An enabler is defined as a person who, through his or her actions allows someone else to achieve something. In most instances the term enabler is associated with people who allow a loved one to behave in ways that are destructive.
As a psychologist, I’ve seen enablers who contribute to the negative behaviors of their toddler all the way to the range of those who enable a spouse to continue to engage in substance and physical abuse. In many cases, the enabler does not recognize what they are doing, or that their own actions are harmful to their loved one.
Not only do enablers fail to recognize that they are contributing to the negative behavior, but they often find it difficult to accept that, with change in their own behavior, they may help the one they are enabling change. In my practice, one of the main reasons people drop out of therapy is because they do not see the need for this type change. The is an old quote, attributed to Albert Einstein that insanity is doing the same thing over and over again and expecting different results.
Another favorite saying of mine is “don’t trip over the elephant in the living room”. People go to great lengths to not see the core of a problem, even accepting that they are the reason a spouse drinks or abuses them.
Fear of abandonment, or that they will no longer be loved, is, in my opinion, two of the strongest reasons the enabler is resistant to change. Those who are dealing with an alcohol or drug addict may fear that if they put pressure on their loved one to quit, they will leave them. And, in reality, this does occur because the addiction can be stronger than the love they have for the enabler. I try to convey to individuals with these fears that boundaries must be set, and that to do nothing can be greater than taking a stand for change.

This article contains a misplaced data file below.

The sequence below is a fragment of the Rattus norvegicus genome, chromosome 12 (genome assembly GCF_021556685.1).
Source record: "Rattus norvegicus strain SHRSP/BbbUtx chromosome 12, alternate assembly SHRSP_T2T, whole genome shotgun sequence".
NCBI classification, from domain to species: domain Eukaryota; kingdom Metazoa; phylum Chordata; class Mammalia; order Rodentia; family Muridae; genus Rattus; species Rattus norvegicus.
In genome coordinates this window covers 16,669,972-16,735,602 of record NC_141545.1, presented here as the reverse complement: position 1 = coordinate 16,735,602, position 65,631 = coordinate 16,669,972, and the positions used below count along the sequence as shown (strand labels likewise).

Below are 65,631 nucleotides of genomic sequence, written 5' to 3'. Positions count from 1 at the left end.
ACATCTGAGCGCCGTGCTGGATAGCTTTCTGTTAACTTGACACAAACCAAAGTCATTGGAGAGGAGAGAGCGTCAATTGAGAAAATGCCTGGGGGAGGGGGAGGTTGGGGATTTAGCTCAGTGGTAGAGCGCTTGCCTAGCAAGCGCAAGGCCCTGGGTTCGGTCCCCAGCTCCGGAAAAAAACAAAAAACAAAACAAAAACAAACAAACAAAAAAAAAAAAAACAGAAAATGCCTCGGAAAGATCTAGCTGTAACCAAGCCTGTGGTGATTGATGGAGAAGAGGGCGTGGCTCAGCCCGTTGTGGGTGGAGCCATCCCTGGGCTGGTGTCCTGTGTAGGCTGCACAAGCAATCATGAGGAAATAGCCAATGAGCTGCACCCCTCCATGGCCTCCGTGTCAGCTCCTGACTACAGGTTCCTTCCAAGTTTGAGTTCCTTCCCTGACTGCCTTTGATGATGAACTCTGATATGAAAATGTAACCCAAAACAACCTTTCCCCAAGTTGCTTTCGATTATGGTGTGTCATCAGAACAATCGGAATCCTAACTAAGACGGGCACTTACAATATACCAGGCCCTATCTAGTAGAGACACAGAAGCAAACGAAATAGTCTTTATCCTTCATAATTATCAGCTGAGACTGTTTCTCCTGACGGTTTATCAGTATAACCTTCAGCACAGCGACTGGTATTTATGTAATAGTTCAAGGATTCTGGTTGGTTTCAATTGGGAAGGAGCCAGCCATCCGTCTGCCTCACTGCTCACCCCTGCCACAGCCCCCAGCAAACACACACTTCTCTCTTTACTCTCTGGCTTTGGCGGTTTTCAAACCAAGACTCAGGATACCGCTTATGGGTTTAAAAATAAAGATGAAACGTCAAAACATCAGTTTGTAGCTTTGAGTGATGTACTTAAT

Parents often bring children in when they are faced with behavior problems they cannot handle. It may be the school who requests help for the child, or the parents may have reached the point of no return due to oppositional or criminal behavior. It is difficult for them to take this step, but it becomes even more difficult when, in family therapy, they learn that changes in their own behavior is needed before the child’s behavior will improved.
Just this morning, I heard a mother complain that it was her fault that her seventeen year old son couldn’t mow the lawn. She reasoned that it was because she had not purchased gas for the mower. She didn’t take into consideration that the son had his own car and money in his pocket to buy gas for the car. She continues to allow him to be irresponsible, finding excuses for his behavior rather than making him accountable.
I’ve seen women who come into the office with bruises and blood shot, blackened eyes due to the abuse of a significant other. They come in talking about what they did to cause this behavior. Excuse me! No one deserves to be punched and kicked like a punching bag. Failure to place the blame where it lies only leads to more abuse. It gives the abuser a license to continue.
Fortunately, there are those who exhaust all means of trying on their own who do come into therapy with an open mind. It is these enablers who learn to set boundaries, to learn to take care of their own needs, and to place responsibility for negative behavior back onto the one who does it. When this happens, the chances of improvement for the loved one also increases.
There are many trained therapist available to help enablers. For those involved with a substance abuser, there are places like Al Anon where they can receive free help and support. If you think that you may be enabling someone to continue negative behaviors, I encourage you to seek help.